I recently wrote this as a handout for one of my specialty classes and I thought it was a great blog post. It first got posted to the Shanti Yogi blog, click here to read the full article.
“The known formula for happiness is: Commitment will give you character. That will give you dignity. That will give you divinity. That will give you grace. That will give you the power to sacrifice. Then you'll feel achieved, and you'll be happy.” - Yogi Bhajan
Commitment is a word that brings up a lot of emotions and thoughts for me. I love the idea of being committed to my well-being, in my relationships, friendships, to a daily yoga practice, to my values, etc. Some yogis approach their daily practice in a very intuitive way; show up and just see what happens. I personally love this approach, it feels like it is answering to what the body and mind needs in that particular moment by tuning into yourself. Then there are other traditions that stick to the same sequence or meditation for a certain amount of days or perhaps you stick to the same sequence for years! Personally one of the styles I practice is Kundalini Yoga and this tradition commits to 40, 90, 120, and 1000 day sadhanas. We do this to start to instil life promoting habits and to get rid of habits that no longer serve us, we build character by learning to commit and show up. This idea of doing the exact same thing every day stirs up major resistant inside me because I love variety and feel that the body needs it. BUT, I do see the value in sticking to the same practice or meditation for certain amounts of time, this is where the work happens. It is not always comfortable or fun but it does make us confront the parts of ourselves that we don't always want to face.
“One part of sadhana should stay constant long enough for you to master, or at least experience, the changes evoked by a single technique. Each kriya and mantra has its individual effects, although they all elevate you toward a cosmic consciousness. Learn to value the pricelessness of one kriya, and all others will be understood in a clearer light.” –Yogi Bhajan
How have I dealt with this seemingly contradictory way of practicing? Well, it just so ends up i`ve decided to combine the two so that I get the benefits of both!
Here are 5 ways that I set myself up to succeed to my commitments:
1 - Keep the part of your practice that remains the same short anywhere from 5 - 30 minutes. If you have a busy day you can still fit in 5 minutes! On the days where you have more time, you can make that portion longer or you can do other things that would help bring balance on that particular day.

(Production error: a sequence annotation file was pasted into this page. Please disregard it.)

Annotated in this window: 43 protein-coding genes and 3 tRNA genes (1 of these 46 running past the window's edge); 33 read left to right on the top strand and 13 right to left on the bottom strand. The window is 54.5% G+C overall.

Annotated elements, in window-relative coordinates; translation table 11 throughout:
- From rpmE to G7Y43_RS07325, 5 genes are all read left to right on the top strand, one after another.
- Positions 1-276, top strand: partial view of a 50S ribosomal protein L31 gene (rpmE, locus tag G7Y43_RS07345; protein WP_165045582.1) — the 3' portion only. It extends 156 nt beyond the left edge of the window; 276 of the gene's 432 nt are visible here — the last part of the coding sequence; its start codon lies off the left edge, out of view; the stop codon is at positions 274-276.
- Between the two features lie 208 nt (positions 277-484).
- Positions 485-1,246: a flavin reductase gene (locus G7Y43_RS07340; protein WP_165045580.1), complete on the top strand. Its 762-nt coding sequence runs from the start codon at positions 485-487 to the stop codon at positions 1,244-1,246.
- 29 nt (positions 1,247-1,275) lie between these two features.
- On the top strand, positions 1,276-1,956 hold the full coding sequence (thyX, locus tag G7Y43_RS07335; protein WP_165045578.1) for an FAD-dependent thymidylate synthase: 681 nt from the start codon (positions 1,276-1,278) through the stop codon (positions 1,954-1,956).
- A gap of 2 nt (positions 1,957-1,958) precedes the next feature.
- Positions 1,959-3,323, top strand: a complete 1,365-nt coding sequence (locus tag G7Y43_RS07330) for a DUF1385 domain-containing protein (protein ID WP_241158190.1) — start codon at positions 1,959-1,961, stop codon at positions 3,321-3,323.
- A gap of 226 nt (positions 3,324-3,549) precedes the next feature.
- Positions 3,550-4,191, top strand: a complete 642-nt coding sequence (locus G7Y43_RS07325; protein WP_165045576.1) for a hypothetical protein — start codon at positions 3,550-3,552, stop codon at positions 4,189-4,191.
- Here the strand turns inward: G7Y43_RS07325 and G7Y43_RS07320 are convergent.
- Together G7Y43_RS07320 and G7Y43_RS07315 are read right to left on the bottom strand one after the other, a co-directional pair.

2 - If you are just starting to incorporate commitment to your practice pick something that feels achievable, something that doesn't feel too far out of reach. This will set you up for success and the more you succeed and create the habit of showing up, the easier it gets.
3 - If at all possible, try to do your practice at the same time every day. This doesn`t always happen with me, most days I do practice in the morning but some days I do practice in the afternoon. I know that if I wait until bedtime I will not do it! I always make sure to get my practice in before 7pm.
4 - Have compassion for yourself, if you miss a day, so what! Start over and don`t be too concerned about how ''well'' you are doing whatever you`ve committed to. If you are getting down on yourself because your mind is all over the place or because your hamstrings are tight it takes away from the beneficial effects of yoga and meditation. Just show up and do your best on any given day without any judgement or need to have a particular outcome. Do it for the journey and not the end result.
5 - Know that every commitment you pick you will learn from. If you end up not finishing your specific amount of days, then that is an experience, if you achieve your commitment but didn`t enjoy it, that is an experience, if you loved every moment of it, then that is an experience. You will learn more about yourself through the process.
''Yoga is the journey of the self, through the self, to the self.'' -Bhagavad Gita
Thai Yoga Bodywork sometimes known as "assisted hatha" or "lazy man's yoga" is the perfect combination of yoga and massage. It is performed clothed on a comfortable floor mat and lasts from 60-90 minutes. The practitioner moves you through a series of passive yoga postures and gentle stretches while thumbing along the body's energy lines and pressure points. All you need to do is breathe and relax! The treatment helps relax muscles and the mind, and brings on physical, emotional and energetic balance. As experienced in yoga, you also get the benefits of increased lymph and blood circulation which gives the immune system a boost, balances the endocrine system, and release toxins from the body. Thai Yoga Bodywork is a deeply calming experience that helps the recipient sink deeply into relaxation, where the body can rest, repair, and replenish.